Based on some of the comments that we received from the March Web Poll, it appears that even more cotton producers have jumped on the “residual” bandwagon when it comes to making adjustments to their traditional weed control programs.
Four years ago, consultants in the Southeast and Mid-South were encouraging producers to diversify their approach to keeping weeds in check. North Carolina crop consultant Danny Pierce said cotton producers in his area need to use a pre-plant incorporated or pre-emergence herbicide to control glyphosate-resistant pigweed.
Also speaking up at that time was Clay Despain, who consults in Poinsett County, Ark. He said more and more cotton producers in his area were using residual herbicides to control two of their most troublesome weeds – horseweed and pigweed.
As the 2013 season gets underway, planting date is also a popular topic as producers watch carefully for the ideal time to plant expensive seed to get the most “bang for their buck.” Some are hoping to get in a little early to avoid planting conflicts with other crops or move their 2013 harvest date up a bit.
After all the votes were tallied, 55 percent of the respondents say they may try to adjust their weed control program, 30 percent are contemplating planting dates and 15 percent are considering making some adjustments related to harvest.
Following is a sampling of the comments that we received:
• “I would like to begin planting a week to 10 days earlier if field conditions and weather were favorable enough to do so. For one reason or another, they usually aren’t.”
• “The main thing that will affect yield early on is seed chilling. As expensive as it is to put in a cotton crop, I would wait until ideal conditions are present to plant.”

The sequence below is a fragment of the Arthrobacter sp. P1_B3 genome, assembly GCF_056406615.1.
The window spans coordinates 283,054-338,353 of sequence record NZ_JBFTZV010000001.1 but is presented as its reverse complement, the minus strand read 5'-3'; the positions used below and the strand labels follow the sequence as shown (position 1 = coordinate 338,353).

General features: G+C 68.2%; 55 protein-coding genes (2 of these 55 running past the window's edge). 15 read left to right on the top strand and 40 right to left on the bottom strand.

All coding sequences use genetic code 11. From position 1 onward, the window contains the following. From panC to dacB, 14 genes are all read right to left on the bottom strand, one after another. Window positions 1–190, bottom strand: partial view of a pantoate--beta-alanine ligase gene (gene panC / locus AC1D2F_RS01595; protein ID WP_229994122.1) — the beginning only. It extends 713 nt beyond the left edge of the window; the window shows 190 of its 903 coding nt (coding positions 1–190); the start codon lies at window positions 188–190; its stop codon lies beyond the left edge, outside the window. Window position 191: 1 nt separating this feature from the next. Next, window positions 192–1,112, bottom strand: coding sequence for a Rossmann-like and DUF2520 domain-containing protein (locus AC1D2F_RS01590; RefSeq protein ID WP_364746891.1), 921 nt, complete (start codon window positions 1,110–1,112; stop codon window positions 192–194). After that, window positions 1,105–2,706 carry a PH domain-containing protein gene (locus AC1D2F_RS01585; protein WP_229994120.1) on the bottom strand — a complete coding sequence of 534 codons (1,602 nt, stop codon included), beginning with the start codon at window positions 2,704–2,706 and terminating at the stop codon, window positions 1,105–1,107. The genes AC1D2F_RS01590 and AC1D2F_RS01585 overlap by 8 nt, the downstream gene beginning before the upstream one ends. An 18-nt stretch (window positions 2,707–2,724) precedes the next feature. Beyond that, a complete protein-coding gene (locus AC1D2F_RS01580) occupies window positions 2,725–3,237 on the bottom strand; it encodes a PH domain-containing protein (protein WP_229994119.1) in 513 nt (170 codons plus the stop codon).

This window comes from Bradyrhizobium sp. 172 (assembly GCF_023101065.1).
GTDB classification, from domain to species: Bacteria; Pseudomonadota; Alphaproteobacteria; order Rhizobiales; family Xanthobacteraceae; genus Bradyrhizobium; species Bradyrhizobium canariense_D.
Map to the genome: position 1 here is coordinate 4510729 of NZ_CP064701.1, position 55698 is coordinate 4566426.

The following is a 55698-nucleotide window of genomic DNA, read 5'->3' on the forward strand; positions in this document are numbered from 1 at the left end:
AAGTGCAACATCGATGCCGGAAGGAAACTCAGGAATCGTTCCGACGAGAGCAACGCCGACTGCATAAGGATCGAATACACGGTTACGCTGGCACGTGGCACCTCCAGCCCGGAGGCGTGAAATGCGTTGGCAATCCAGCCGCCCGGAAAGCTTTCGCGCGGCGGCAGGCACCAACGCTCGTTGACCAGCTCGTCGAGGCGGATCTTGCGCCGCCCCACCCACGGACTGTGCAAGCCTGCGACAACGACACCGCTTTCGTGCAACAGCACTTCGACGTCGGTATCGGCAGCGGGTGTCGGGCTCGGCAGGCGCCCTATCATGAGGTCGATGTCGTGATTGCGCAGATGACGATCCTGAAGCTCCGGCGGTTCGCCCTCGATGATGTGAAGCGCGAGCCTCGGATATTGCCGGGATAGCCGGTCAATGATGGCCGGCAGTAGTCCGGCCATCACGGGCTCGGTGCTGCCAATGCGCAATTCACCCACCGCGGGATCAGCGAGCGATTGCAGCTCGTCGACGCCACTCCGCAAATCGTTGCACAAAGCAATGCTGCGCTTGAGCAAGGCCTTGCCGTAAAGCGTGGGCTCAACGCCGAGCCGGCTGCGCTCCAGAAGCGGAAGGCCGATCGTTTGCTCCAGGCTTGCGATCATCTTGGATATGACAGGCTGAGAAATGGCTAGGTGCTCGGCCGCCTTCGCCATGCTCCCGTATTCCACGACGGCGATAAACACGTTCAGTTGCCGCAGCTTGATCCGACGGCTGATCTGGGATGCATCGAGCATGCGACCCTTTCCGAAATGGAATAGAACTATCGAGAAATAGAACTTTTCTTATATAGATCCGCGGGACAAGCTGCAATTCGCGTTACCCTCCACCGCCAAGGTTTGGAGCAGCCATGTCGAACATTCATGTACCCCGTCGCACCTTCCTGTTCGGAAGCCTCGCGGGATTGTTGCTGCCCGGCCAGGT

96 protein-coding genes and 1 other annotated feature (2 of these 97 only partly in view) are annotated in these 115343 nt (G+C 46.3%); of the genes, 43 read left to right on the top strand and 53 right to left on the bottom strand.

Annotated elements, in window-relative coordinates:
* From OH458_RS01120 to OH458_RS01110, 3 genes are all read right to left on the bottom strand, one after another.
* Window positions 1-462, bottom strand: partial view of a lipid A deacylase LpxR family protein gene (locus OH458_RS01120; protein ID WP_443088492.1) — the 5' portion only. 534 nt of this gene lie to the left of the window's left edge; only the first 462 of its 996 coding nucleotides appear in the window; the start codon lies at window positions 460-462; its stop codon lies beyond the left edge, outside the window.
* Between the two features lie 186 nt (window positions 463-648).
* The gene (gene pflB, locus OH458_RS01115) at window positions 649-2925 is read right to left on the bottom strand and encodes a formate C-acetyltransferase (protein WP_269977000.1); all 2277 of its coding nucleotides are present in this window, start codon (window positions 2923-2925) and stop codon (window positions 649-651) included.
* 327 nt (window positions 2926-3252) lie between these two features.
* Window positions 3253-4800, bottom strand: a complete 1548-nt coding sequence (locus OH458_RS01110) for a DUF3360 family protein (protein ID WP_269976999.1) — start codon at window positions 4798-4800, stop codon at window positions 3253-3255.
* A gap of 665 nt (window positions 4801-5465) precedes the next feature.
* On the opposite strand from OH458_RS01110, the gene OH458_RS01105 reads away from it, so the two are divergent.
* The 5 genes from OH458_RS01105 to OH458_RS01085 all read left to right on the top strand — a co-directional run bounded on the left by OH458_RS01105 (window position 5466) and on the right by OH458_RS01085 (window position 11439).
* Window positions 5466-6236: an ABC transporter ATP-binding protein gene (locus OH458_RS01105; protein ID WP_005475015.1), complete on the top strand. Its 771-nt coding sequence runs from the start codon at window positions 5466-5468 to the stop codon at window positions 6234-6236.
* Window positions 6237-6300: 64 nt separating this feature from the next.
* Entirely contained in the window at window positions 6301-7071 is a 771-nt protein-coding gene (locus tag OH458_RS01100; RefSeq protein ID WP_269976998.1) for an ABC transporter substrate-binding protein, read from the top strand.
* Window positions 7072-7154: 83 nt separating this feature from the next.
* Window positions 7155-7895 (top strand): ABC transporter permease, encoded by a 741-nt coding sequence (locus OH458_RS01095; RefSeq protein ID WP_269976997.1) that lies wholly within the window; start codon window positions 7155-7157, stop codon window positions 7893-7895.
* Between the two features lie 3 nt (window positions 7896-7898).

• “We will have less cotton this year, so we will plant in the middle of May to get around some early insect pressure. Also, the soil temperature should not be an issue at that time.”
• “I’m thinking I will plant on May 15 instead of May 20. Last year I ran into scheduling conflicts with other crops, and I hope to avoid that this year.”
• “I am going back to putting out ‘yellow’ herbicides.”
• “I intend to start planting by May 1, weather permitting. More cotton and fewer peanut acres will necessitate beginning harvest earlier!”
• “I will be adding more residuals due to resistant weeds. I am also planting some LibertyLink cotton.”
• “Moisture is a great concern to me. In our part of Texas, we are still in a severe drought.”
• “I am using more residuals.”
• “I would be more likely to adjust my weed control program. In North Carolina, we don’t have that bad of a problem, but no one knows when we’ll have a drought. This can cause major problems in weed control.”
• “Purchasing harvesting equipment is a main priority. Renting equipment is becoming costly.”
In the past year, you may have noticed that great strides are being made pertaining to equipment related to cotton harvest. In this month’s Web Poll, Cotton Farming is asking its readers if they have taken advantage of any of the new technology or if they are planning to incorporate it into their operation in the near future.
Go to cottonfarming.com to cast your vote and share your comments. You may also include from which area of the Belt you are responding. Results of the April Web Poll will be reported in the May issue of Cotton Farming.
Web Poll Results
Of the following three choices, to which of these areas would you make adjustments this year?
• Planting date – 30 %
• Weed control program – 55 %
• Something related to harvest – 15 %
April Web Poll Question
Have you recently upgraded or do you plan to upgrade any of your equipment related to cotton harvest to help increase efficiency? Please explain in the “Comments” section.
(3) It depends.
Register your vote at www.cottonfarming.com.